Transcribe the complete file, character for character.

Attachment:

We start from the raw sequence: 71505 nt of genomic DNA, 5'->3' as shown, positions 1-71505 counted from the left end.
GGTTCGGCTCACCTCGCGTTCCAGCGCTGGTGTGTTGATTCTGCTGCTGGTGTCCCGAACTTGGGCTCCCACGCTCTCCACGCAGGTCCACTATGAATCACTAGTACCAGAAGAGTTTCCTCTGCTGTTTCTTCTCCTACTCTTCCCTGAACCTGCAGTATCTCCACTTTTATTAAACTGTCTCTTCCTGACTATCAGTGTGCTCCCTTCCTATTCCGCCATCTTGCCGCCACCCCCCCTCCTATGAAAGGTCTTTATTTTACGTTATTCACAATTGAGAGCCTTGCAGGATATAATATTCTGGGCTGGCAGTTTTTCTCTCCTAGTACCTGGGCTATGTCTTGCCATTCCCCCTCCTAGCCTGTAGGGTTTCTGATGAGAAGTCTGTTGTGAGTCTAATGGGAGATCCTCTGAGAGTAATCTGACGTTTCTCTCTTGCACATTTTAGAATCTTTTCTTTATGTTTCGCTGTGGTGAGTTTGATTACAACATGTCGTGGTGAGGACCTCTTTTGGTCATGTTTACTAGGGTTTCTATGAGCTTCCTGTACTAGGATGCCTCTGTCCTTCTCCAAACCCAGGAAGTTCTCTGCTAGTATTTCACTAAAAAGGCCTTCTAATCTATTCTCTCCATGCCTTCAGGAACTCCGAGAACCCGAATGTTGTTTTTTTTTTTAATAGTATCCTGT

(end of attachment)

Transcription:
We start from the raw sequence: 71505 nt of genomic DNA, 5'->3' as shown, positions 1-71505 counted from the left end.
GGTTCGGCTCACCTCGCGTTCCAGCGCTGGTGTGTTGATTCTGCTGCTGGTGTCCCGAACTTGGGCTCCCACGCTCTCCACGCAGGTCCACTATGAATCACTAGTACCAGAAGAGTTTCCTCTGCTGTTTCTTCTCCTACTCTTCCCTGAACCTGCAGTATCTCCACTTTTATTAAACTGTCTCTTCCTGACTATCAGTGTGCTCCCTTCCTATTCCGCCATCTTGCCGCCACCCCCCCTCCTATGAAAGGTCTTTATTTTACGTTATTCACAATTGAGAGCCTTGCAGGATATAATATTCTGGGCTGGCAGTTTTTCTCTCCTAGTACCTGGGCTATGTCTTGCCATTCCCCCTCCTAGCCTGTAGGGTTTCTGATGAGAAGTCTGTTGTGAGTCTAATGGGAGATCCTCTGAGAGTAATCTGACGTTTCTCTCTTGCACATTTTAGAATCTTTTCTTTATGTTTCGCTGTGGTGAGTTTGATTACAACATGTCGTGGTGAGGACCTCTTTTGGTCATGTTTACTAGGGTTTCTATGAGCTTCCTGTACTAGGATGCCTCTGTCCTTCTCCAAACCCAGGAAGTTCTCTGCTAGTATTTCACTAAAAAGGCCTTCTAATCTATTCTCTCCATGCCTTCAGGAACTCCGAGAACCCGAATGTTGTTTTTTTTTTTAATAGTATCCTGT